Wings of Hope : The U.S. Air Force and Humanitarian Airlift Operations
The Air Force's humanitarian operations received wide attention during the 1990s, as they will for years to come. They are part of a well-established tradition dating back three-quarters of a century to the early days of military flight. The nation's first airmen recognized early on aviation's potential for alleviating the effects of natural disasters. As early as September 1919, Army Air Service planes from Kelly Field, Texas, dropped food supplies to marooned flood victims along the Rio Grande. On a few occasions during the 1920s, American aviators bombed their own country-for good cause. They delivered ordnance against ice jams in the Delaware, Platte, and Susquehanna rivers to prevent flooding, save bridges, and restore navigation. In March 1929 at least twenty-one airplanes from Maxwell Field, Alabama, delivered twenty-seven tons of food and other supplies to flood victims in the southern part of the state. The Army flew several dramatic relief missions during the 1930s. In 1932 bombers dropped supplies to Navajo Indians who had become snowbound by severe blizzards in Arizona. In December 1935 the 5th Bombardment Group bombed the Mauna Loa volcano, diverting its lava flow away from Hilo, Hawaii. In 1936 Air Corps squadrons flew food and other supplies to flood victims in Pennsylvania and the following year to southern Illinois. During February 1939 the Army air-delivered medical aid in the wake of an earthquake in Chile. World War II proved the most costly conflict in history. It has been estimated that during the six years of warfare, about 85 million people were killed and another 60 million rendered homeless. Around the globe, staggering numbers of unfortunates needed food and medical relief.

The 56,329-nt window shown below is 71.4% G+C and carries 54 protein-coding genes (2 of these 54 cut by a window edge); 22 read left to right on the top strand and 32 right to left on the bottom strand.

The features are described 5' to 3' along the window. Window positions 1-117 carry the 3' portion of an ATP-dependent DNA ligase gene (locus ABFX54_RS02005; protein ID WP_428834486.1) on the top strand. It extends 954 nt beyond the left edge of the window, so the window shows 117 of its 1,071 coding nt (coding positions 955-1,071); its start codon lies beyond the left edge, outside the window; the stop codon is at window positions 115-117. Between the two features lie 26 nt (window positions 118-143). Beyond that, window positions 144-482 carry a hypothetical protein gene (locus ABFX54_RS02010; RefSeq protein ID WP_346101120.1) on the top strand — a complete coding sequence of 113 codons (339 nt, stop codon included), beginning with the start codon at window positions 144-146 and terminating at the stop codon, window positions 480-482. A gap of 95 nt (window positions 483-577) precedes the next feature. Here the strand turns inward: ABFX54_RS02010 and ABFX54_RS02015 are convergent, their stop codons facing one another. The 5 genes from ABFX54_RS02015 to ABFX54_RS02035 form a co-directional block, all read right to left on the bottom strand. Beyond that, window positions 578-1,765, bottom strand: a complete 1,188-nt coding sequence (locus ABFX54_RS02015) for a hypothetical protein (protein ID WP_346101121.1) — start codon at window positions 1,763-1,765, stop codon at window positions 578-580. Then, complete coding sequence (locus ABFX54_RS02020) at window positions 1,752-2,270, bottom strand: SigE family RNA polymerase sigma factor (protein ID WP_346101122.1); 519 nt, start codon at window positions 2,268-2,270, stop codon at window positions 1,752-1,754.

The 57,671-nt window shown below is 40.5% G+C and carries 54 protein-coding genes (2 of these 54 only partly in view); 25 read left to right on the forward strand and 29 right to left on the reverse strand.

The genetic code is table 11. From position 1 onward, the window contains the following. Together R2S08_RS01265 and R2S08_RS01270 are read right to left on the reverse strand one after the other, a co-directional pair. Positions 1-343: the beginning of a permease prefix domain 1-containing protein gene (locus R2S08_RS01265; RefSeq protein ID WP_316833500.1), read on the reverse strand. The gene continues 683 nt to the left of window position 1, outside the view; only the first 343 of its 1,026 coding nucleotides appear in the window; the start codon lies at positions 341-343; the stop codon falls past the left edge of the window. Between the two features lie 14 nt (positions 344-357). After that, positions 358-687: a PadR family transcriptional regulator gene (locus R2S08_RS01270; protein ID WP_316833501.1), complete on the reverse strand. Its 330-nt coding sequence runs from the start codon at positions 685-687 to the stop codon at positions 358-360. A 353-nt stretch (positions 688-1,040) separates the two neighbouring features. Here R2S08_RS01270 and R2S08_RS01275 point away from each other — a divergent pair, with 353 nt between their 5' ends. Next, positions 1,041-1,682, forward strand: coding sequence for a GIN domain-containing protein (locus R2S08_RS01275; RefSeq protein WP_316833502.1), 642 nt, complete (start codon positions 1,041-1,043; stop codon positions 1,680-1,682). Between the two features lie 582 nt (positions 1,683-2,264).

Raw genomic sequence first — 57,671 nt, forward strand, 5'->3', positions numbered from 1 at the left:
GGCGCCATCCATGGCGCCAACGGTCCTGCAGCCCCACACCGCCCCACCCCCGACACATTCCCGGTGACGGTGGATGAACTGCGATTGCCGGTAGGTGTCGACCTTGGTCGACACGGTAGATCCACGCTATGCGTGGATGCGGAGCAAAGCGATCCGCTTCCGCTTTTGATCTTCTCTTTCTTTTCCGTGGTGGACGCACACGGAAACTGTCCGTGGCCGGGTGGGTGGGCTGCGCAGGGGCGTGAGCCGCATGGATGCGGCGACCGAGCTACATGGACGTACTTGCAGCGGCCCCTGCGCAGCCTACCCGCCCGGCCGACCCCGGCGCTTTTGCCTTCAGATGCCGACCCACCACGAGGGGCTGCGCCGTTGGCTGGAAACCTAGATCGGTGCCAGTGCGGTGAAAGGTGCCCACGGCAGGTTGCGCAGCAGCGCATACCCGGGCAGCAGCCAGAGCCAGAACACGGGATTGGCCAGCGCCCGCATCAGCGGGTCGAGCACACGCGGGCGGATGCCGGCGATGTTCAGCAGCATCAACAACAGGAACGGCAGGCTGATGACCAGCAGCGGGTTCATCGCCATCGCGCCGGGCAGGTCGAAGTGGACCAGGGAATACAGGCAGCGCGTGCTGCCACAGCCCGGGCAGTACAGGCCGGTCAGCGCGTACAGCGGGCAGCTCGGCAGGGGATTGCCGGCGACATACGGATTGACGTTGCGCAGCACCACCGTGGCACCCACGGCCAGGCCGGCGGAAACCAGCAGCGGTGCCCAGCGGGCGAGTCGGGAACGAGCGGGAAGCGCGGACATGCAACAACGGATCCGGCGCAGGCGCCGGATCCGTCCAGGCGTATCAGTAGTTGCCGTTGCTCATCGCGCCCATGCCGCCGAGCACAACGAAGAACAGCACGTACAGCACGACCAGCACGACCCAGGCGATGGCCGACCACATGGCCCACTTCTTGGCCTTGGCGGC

- Paperback | 60 pages
- 177.8 x 254 x 3.56mm | 167.83g
- 05 Mar 2015
- United States
- black & white illustrations